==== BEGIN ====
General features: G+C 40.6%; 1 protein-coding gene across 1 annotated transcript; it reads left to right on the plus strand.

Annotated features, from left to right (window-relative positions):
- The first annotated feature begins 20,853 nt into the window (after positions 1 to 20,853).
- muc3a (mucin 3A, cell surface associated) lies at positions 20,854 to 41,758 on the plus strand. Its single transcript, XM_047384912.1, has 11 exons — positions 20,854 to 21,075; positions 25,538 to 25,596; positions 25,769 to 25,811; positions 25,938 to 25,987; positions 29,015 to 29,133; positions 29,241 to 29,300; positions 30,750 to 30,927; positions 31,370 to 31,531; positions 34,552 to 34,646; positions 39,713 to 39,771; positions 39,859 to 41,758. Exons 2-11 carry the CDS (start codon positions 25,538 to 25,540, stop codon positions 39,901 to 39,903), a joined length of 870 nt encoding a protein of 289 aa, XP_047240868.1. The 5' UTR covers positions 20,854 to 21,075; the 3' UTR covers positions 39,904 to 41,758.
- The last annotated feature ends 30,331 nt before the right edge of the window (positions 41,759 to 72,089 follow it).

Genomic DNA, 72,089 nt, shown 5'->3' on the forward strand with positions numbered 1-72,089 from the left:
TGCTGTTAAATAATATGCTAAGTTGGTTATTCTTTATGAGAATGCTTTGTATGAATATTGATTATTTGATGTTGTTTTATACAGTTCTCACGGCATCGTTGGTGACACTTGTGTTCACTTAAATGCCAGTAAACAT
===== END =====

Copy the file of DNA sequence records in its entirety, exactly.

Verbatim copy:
General features: G+C 40.6%; 1 protein-coding gene across 1 annotated transcript; it reads left to right on the plus strand.

Annotated features, from left to right (window-relative positions):
- The first annotated feature begins 20,853 nt into the window (after positions 1 to 20,853).
- muc3a (mucin 3A, cell surface associated) lies at positions 20,854 to 41,758 on the plus strand. Its single transcript, XM_047384912.1, has 11 exons — positions 20,854 to 21,075; positions 25,538 to 25,596; positions 25,769 to 25,811; positions 25,938 to 25,987; positions 29,015 to 29,133; positions 29,241 to 29,300; positions 30,750 to 30,927; positions 31,370 to 31,531; positions 34,552 to 34,646; positions 39,713 to 39,771; positions 39,859 to 41,758. Exons 2-11 carry the CDS (start codon positions 25,538 to 25,540, stop codon positions 39,901 to 39,903), a joined length of 870 nt encoding a protein of 289 aa, XP_047240868.1. The 5' UTR covers positions 20,854 to 21,075; the 3' UTR covers positions 39,904 to 41,758.
- The last annotated feature ends 30,331 nt before the right edge of the window (positions 41,759 to 72,089 follow it).

Genomic DNA, 72,089 nt, shown 5'->3' on the forward strand with positions numbered 1-72,089 from the left:
TGCTGTTAAATAATATGCTAAGTTGGTTATTCTTTATGAGAATGCTTTGTATGAATATTGATTATTTGATGTTGTTTTATACAGTTCTCACGGCATCGTTGGTGACACTTGTGTTCACTTAAATGCCAGTAAACAT